I have a dream this afternoon that my four little children, that my four little children will not come up in the same young days that I came up within, but they will be judged on the basis of the content of their character, not the color of their skin.
I have a dream this afternoon that one day right here in Detroit, Negroes will be able to buy a house or rent a house anywhere that their money will carry them and they will be able to get a job.
~Martin Luther King, June 23, 1963 Detroit, Michigan
The quotation above comes not from Dr. Martin Luther King’s famous “I Have a Dream” speech, but rather from the massive Great March on Detroit (also known as the Walk to Freedom and the Freedom March) that happened 2 months earlier.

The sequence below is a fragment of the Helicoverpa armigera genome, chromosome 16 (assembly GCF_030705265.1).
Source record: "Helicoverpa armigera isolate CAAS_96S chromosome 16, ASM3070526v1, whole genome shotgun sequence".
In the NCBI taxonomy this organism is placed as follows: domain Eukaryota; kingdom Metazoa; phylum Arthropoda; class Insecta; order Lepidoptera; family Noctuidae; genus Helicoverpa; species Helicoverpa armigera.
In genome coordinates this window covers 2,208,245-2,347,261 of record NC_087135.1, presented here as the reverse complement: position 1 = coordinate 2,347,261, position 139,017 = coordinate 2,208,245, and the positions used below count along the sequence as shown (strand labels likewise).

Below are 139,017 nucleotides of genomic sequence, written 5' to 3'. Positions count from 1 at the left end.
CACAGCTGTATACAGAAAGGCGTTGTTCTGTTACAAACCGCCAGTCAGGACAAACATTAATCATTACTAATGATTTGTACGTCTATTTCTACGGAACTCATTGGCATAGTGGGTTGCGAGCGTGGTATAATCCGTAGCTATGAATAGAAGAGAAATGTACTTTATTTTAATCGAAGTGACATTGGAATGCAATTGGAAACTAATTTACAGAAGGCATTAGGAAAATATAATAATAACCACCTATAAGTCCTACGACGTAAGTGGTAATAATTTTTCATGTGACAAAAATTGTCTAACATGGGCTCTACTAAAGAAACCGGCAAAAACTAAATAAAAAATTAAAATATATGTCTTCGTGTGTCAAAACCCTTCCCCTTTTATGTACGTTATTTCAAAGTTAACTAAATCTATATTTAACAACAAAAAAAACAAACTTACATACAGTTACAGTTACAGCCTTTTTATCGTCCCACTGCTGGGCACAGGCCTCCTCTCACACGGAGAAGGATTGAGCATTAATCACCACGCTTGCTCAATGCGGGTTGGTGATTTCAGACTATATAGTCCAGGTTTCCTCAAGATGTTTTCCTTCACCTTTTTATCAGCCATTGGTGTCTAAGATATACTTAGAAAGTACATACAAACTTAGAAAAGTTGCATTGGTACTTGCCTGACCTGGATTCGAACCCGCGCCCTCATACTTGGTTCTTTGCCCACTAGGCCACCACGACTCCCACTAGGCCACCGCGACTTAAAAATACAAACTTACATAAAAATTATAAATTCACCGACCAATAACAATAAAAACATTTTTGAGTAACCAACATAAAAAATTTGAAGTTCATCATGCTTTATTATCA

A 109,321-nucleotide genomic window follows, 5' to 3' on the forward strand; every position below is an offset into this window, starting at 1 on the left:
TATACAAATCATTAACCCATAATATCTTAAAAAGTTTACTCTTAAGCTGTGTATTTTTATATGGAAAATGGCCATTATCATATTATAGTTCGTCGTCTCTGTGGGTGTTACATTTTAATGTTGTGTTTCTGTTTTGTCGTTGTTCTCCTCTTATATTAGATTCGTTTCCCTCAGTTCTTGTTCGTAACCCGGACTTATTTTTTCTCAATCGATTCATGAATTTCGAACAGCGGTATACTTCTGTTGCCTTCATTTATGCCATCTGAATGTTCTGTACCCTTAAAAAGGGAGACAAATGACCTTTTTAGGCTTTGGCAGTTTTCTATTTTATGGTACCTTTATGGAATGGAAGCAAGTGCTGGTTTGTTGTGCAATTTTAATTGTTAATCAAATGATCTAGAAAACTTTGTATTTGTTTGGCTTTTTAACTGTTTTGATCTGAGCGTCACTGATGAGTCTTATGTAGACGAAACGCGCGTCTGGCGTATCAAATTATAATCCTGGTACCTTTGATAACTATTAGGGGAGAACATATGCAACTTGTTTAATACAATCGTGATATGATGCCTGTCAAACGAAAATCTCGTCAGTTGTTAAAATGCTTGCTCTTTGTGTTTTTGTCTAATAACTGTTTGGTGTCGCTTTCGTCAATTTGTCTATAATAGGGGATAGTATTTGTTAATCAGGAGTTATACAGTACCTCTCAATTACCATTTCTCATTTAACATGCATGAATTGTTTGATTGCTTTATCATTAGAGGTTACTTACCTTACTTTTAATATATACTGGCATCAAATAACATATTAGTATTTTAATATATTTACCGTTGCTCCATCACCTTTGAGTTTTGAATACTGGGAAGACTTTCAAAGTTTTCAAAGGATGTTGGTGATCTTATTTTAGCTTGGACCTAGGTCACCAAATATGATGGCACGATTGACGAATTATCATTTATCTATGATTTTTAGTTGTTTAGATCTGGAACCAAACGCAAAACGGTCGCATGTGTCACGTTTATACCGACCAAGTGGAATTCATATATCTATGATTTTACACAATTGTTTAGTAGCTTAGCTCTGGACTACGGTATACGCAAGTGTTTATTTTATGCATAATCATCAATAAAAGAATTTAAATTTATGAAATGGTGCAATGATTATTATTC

On June 23, 1963, an estimated 125,000 people marched down Detroit’s Woodward Avenue carrying placards and singing “We Shall Overcome.” National and state leaders who marched along with Reverend King included United Auto Workers president Walter Reuther, former Michigan governor John B. Swainson, and Detroit mayor Jerome Cavanagh. The march ended at Cobo Hall where the Reverend King was cheered by thousands of marchers when he emphasized that segregation needed to end.
King called the Great March “one of the most wonderful things that has happened in America.”
You can click to read the full text of King’s speech and also hear some of the speech here and listen to some of King’s last Detroit sermon. There’s a few pictures of the march at the Detroit News including this shot of the crowd on Woodward Ave from above (sorry – no direct link scroll down and look for it). You can also get a shot of King speaking at Cobo from Wayne State University.